Engineers in general are used to being given a narrow technical mandate, for which they develop a solution in consultation with the mandate giver. They then produce the best result they can, which meets the design mandate at lowest cost. However, reminding them of the scope to influence not just the technical design of the product, but also its social impact, can produce a different result. Now that our designers have increased the scope of their work beyond “at least cost”, I expect that next week’s design meeting will prove a lot more challenging than the last, as everyone seeks to justify the decisions they have taken.

Another area which I attempted to address at the last meeting was the long term operation of the project and how it will contribute to local development.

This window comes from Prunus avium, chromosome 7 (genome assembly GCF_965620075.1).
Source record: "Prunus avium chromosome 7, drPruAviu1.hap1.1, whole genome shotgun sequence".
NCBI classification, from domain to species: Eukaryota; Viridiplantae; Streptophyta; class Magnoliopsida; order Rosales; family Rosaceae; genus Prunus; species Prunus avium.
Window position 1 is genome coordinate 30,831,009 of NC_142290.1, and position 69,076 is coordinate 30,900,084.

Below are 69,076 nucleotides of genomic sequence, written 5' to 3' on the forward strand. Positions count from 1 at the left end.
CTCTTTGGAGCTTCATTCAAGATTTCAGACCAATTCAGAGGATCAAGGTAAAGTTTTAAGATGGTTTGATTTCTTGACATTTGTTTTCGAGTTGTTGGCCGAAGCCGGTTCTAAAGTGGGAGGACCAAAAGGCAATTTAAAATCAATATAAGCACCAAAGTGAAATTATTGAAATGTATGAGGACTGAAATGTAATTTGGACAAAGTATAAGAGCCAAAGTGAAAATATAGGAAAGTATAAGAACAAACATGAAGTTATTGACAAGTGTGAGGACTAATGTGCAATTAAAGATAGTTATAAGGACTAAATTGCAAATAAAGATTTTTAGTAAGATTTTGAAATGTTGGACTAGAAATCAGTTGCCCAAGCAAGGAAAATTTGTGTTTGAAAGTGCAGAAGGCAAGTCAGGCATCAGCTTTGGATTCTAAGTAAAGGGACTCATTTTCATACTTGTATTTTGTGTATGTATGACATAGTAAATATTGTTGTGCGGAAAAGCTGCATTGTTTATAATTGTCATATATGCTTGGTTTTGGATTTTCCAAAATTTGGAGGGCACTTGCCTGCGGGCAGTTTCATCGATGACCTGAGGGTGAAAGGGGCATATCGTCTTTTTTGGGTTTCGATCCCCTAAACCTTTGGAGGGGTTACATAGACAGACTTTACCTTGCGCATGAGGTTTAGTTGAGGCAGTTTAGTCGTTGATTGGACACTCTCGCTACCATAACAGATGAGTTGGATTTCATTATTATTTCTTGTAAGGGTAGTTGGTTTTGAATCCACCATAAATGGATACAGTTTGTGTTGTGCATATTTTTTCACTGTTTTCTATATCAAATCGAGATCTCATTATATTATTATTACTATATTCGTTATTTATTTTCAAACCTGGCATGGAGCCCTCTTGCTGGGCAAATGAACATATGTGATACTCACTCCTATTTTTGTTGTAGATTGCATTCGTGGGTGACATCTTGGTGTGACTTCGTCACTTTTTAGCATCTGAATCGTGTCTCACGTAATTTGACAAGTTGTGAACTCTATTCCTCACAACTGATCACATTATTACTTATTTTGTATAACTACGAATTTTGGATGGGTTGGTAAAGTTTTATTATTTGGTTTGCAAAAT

After it is installed, there are intentions to provide training to the locals on its correct use; however, we have yet to begin work on that stage of the project. Furthermore, while maintenance may be carried out if requested by the community, (through communication with the NGO), no plans have yet been made to involve the locals in self-regulation of the toilet maintenance schedule. There are clearly a lot of untapped areas here where we might improve the chances of uptake by the community. While we may be a while out from implementation of the project, I feel that such issues need to be addressed now. The aim for the 6 month project is simply to test whether our design functions; however, this can’t be tested if no one is using the toilet!